Explore The Big Island on viewing the humpback whales in Hawaii. Join us on the Hoku Nui to coast out to Captain Cook for the best snorkeling on the island. You never know, you might see a whale on the way!
Big Island whale watching can be an ocean-shattering experience, literally. The best time for Humpback whale watching in Hawaii is between November and April, with the peak taking place between January and March. Humpback whales travel here to mate, returning the following year to give birth, so you will likely see adults and calves alike playing not far off the coast.
Alaska to Hawaii Humpback Migration
Every fall thousands of Humpback whales travel 3500 miles from their summer feeding grounds off Alaska to their winter mating grounds off the Hawaiian Islands. It’s a truly remarkable feat! Consider that Humpbacks swim from north Alaska to a tiny spot in the middle of the largest ocean on earth every fall, then make the return trip in the spring. The migration takes approximately 4-8 weeks. How do they navigate so precisely and find Hawaii every year?
Studies have shown that a metalloid substance near the frontal lobe of the Humpback whale’s brain (magnetite) may allow whales to detect changes in the earth’s magnetic field, helping them navigate during migration and precisely locate their breeding grounds.
For 6 months or more each year, these behemoths grace the waters off the Hawaiian Islands. An individual Humpback Whale can be identified by unique black & white markings on the underside of it’s tail fluke, so it’s easy to tell which whales have returned to Hawaii each winter.
Amazingly, Humpback Whales do not feed during their time in Hawaii. Part of the reason the water off Hawaii is so clear and blue is that it lacks many of the tiny, microscopic plants (phytoplankton) that bait fish feed on. Consequently our waters also lack many of the food sources essential for the diet of Humpback whales.
Rather than feeding in Hawaii, they rely on stored energy from their summer feeding in Alaska. On average a Humpback whale will lose 6-8 tons of its body weight over the course of the winter! As a result, each spring they must make the return migration to the colder Alaskan waters in order to rebuild their blubber.
It is not unusual for a Humpback whale to live more than 60 years. An adult Humpback will weigh approximately 40 tons (36 tonnes) and can exceed 50 feet (15 meters) in length. It is an awesome sight to watch one of these mammoth creatures thrust all 40 tons of its weight and propel itself into the air in a full breach.
Sighting Whales on the Big Island
Whale watching in Hawaii is sometimes as simple as peering out at the ocean from the beach you happen to be enjoying. Bring a pair of binoculars, find a quiet place to sit, and be patient as you gaze out on the ocean. Humpback whales tend to prefer the shallower waters near the coast. The first sign is often the spray that indicates a whale has surfaced to breathe, called the blow. As a whale forcefully expels air through its blowhole, the spray might look like a small splash on the surface of the ocean. The blow is obviously much easier to detect when the wind is calm and the ocean is void of whitecaps.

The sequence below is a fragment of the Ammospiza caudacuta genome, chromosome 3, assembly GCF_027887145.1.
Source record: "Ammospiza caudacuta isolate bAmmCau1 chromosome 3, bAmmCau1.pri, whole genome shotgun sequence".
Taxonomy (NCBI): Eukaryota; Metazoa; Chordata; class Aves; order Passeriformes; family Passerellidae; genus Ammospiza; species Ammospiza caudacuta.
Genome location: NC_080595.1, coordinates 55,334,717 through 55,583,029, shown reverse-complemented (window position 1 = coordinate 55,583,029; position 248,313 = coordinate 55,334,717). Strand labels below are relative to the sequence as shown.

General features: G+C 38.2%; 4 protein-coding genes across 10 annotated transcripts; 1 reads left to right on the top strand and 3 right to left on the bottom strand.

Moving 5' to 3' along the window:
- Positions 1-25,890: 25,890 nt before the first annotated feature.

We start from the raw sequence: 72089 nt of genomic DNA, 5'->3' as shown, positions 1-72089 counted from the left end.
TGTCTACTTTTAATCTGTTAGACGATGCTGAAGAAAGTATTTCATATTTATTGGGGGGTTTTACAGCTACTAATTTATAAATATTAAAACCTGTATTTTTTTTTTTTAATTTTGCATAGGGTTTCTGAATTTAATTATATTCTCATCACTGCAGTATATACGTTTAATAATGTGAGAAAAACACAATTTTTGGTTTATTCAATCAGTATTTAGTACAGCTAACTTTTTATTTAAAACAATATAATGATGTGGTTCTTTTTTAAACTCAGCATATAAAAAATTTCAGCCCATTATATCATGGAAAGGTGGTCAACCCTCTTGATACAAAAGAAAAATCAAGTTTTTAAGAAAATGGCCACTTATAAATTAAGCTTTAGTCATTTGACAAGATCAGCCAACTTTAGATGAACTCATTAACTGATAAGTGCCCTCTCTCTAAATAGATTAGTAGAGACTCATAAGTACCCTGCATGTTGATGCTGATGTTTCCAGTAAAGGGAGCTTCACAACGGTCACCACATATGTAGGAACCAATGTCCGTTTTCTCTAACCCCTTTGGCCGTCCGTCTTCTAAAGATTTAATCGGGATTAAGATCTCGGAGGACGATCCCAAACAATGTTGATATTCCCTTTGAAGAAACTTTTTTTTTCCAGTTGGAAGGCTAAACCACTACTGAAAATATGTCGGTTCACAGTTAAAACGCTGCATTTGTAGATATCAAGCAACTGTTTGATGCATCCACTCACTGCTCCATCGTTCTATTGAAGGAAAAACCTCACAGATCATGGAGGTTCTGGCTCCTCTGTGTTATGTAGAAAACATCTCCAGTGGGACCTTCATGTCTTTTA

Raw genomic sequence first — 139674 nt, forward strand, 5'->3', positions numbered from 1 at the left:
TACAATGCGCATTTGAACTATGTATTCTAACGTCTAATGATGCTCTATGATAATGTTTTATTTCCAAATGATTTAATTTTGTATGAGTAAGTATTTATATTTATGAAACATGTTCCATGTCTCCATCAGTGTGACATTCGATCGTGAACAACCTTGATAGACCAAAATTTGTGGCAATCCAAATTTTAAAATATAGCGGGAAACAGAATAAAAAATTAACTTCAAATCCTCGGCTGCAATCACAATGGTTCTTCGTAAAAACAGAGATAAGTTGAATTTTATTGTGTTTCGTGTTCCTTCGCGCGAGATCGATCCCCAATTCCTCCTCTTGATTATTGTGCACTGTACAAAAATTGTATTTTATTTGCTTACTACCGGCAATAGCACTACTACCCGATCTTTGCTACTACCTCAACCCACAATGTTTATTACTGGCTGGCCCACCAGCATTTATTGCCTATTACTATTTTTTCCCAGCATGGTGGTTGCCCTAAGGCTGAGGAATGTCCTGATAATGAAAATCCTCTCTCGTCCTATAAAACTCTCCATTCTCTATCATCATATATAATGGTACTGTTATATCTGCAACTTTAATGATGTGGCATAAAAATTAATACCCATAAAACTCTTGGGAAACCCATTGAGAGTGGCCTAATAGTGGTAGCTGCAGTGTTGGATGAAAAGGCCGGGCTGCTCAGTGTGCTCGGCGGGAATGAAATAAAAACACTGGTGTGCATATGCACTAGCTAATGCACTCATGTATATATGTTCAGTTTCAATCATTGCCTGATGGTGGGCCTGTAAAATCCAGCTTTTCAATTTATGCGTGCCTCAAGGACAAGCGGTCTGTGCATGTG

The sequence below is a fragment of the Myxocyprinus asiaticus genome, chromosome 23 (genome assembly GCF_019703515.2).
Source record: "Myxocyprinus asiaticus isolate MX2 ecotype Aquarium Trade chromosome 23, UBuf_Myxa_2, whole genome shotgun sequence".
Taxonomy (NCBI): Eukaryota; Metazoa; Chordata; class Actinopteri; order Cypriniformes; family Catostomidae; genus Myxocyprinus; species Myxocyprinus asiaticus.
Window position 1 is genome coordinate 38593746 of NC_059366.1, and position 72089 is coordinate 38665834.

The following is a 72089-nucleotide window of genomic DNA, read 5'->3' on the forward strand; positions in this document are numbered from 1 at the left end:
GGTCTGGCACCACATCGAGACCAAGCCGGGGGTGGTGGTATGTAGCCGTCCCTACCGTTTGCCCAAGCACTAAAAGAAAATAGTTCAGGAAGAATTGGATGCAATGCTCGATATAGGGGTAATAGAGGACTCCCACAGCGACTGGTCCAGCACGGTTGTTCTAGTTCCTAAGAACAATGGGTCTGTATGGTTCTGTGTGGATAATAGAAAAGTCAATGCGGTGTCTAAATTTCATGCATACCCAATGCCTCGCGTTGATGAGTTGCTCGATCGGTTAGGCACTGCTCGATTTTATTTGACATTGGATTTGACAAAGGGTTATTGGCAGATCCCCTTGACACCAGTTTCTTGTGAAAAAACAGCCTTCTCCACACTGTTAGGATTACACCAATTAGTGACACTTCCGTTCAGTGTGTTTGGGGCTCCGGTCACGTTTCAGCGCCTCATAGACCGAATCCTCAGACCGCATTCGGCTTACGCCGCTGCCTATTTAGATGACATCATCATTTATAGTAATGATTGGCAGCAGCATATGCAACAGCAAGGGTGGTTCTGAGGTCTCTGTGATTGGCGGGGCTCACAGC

Some of the best Hawaii whale watching can be found where lava flows protrude out into the ocean along the west coast. There are special viewing opportunities at Pu’ukohola Heiau from December through March, Fridays between 9 and 11am. Located near Kawaihae and Spencer Beach north of Waikoloa, the elevated view from Pu’ukohola makes this one of the best places to spot whales. Many areas along the coast north of Kawaihae can also be promising for sighting whales, including at Lapakahi State Park. Between December and April, we frequently see whales breaching off the coast of the Big Island.
The real thrill in whale watching is when you can get a closer view, and for that you’ll need a boat. This is especially true after the Humpback whales have moved on in the spring. A boat is the only way you might see other species of whales that reside here year-round (pygmy killer whales, false killer whales, pilot whales, giant sperm whales, beaked whales and melon-headed whales).
The Humpback whale is on the endangered species list. In 1992 The Hawaiian Islands Humpback Whale National Marine Sanctuary was created by Congress to protect Humpback whales and their habitat in Hawaii. Learn more about the sanctuary including NOAA’s favorite Humpback whale viewing spots, whale watching tips, whale behavior and current research.